Boost Student Engagement by Remaking Our Literacy Practices
At the end of a hallway, one classroom is buzzing with excitement. More than 50 students are packed in the room, sitting on desks and the floor, with others perched on stools. They are intently waiting to connect virtually with an author.
They loved his books and giggled at his illustrations. Now they are counting down the days until his next book is released. Each student has jotted a question that they are hoping to ask the author. Waiting in anticipation, the kids cheer when the author comes on screen and starts their virtual meet-up.
Making connections to literacy doesn’t come naturally for every learner, but educators can create opportunities that can boost interest in reading and writing and get students loving literacy. Not every student may have grown up in a literacy-rich home. Maybe some students don’t find comfort in curling up with a good book. How can we adjust or remake our practices to boost student interest in literacy?
It is our responsibility to tap into student interest and create that connection for our students. By infusing creative, hands-on experiences, offering technology twists, and creating real-world connections, we can motivate students to read and increase engagement in active literacy learning.
In an eighth-grade English classroom, students are working with LEGOs. Teams are building scenes from the novel they are reading. These scenes will support the stop-motion animation videos that students are creating in response to a book chapter they’ve been assigned. This new learning represents their understanding of characters and setting. It shows that they can recognize mood and identify themes. The students designed the backdrops and wrote the scripts. Students are working collaboratively, building speaking and listening skills, while developing their comprehension skills as well.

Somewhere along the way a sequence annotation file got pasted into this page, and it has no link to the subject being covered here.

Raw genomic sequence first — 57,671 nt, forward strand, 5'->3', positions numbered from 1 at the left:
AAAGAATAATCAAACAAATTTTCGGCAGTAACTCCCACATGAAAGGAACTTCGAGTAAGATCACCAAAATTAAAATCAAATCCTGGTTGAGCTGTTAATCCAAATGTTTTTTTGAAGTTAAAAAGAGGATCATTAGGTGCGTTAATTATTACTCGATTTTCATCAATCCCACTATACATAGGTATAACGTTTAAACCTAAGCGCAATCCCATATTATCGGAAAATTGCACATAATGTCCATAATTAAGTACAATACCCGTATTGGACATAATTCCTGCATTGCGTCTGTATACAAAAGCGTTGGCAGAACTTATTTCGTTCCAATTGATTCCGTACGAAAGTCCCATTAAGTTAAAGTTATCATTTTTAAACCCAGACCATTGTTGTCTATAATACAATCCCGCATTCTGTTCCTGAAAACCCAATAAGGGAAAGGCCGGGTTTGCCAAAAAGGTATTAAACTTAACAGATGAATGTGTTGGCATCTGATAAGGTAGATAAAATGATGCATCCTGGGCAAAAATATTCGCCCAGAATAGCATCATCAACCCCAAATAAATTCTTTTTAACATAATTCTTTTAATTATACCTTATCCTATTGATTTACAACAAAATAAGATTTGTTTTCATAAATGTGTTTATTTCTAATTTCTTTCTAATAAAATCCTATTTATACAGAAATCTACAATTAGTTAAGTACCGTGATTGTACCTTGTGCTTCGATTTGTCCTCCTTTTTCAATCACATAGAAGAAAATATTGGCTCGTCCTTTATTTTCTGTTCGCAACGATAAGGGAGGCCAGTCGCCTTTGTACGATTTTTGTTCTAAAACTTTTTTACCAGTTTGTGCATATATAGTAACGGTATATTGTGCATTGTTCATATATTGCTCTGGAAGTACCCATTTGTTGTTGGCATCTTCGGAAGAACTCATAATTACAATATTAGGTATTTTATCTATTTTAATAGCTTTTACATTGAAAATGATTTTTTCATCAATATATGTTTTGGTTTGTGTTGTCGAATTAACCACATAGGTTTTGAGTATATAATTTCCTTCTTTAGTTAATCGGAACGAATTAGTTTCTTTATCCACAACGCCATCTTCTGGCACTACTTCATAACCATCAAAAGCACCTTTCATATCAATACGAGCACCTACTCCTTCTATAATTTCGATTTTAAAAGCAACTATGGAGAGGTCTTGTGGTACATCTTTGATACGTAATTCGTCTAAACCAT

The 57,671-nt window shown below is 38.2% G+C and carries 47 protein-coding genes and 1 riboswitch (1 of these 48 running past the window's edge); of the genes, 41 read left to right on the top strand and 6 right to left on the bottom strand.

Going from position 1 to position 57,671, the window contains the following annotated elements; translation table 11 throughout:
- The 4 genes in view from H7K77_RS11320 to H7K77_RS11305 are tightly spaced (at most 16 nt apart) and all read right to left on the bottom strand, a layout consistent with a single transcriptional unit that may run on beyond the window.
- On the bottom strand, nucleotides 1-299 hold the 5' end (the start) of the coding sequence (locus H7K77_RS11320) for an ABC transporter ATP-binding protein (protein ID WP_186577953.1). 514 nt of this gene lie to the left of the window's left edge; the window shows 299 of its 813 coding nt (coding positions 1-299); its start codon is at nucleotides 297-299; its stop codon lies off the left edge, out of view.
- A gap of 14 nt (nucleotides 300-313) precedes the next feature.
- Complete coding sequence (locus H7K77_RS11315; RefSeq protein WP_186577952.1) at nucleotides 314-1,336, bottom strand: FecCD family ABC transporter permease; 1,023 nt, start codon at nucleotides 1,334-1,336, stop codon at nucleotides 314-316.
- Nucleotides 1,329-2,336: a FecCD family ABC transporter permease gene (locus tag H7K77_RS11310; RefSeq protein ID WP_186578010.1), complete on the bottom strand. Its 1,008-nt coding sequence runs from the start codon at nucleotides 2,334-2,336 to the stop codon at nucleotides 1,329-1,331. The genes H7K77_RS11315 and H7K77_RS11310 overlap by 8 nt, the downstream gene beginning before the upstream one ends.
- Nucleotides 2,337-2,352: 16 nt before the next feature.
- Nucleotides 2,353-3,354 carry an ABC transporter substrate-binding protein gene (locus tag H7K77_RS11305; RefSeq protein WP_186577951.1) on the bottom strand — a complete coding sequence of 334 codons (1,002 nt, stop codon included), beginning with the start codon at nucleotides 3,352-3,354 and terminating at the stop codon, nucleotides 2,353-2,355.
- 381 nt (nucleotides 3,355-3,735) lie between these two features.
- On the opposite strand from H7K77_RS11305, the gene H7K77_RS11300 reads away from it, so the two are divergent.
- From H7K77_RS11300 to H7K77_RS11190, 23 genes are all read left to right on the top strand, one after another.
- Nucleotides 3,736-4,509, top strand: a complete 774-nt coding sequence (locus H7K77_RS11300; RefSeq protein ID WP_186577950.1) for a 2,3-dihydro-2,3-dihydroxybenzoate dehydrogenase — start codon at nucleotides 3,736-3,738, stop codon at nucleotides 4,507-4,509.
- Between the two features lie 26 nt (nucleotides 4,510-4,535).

There are so many hands-on ways we can boost student interest in literacy just by offering some creative options. Tactile experiences within our literacy classrooms can increase student understanding, communication, and a positive attitude toward school. We can embed creative choices into our instruction or in the assessments we design for students. Infusing creativity can be one way that students develop an increased interest in literacy.
Incorporate creative options in the classroom during whole-group read-alouds, small-group reading instruction, or through partner reading activities. Consider the ways students can use simple materials like modelling clay, pipe cleaners, or cardboard to build their predictions, craft story characters, or design the setting of a story.
Offer materials during reading time that can increase student engagement and tap into their creativity. House materials in a bin or in a special place in the classroom so students can access these items and make them a part of their reading routine. Create a reading environment that supports creative thinking and flexibility for learners by encouraging hands-on creation before, during, or after reading.
Boost your vocabulary instruction by trying hands-on experiences. Can students create visual representations of robust vocabulary words by sketching what each word means? When students take ownership of the meaning of words, they increase both interest and understanding. Make available materials like coloured pencils, markers, paper, and crayons for sketching words and word meanings.
Vocabulary can also be added to high-interest materials like building bricks or board games. Label bricks with rich vocabulary so as students build, they can review words, meanings, and create sentences while building structures. Add vocabulary words to traditional board games or card games, reinforcing vocabulary development and usage.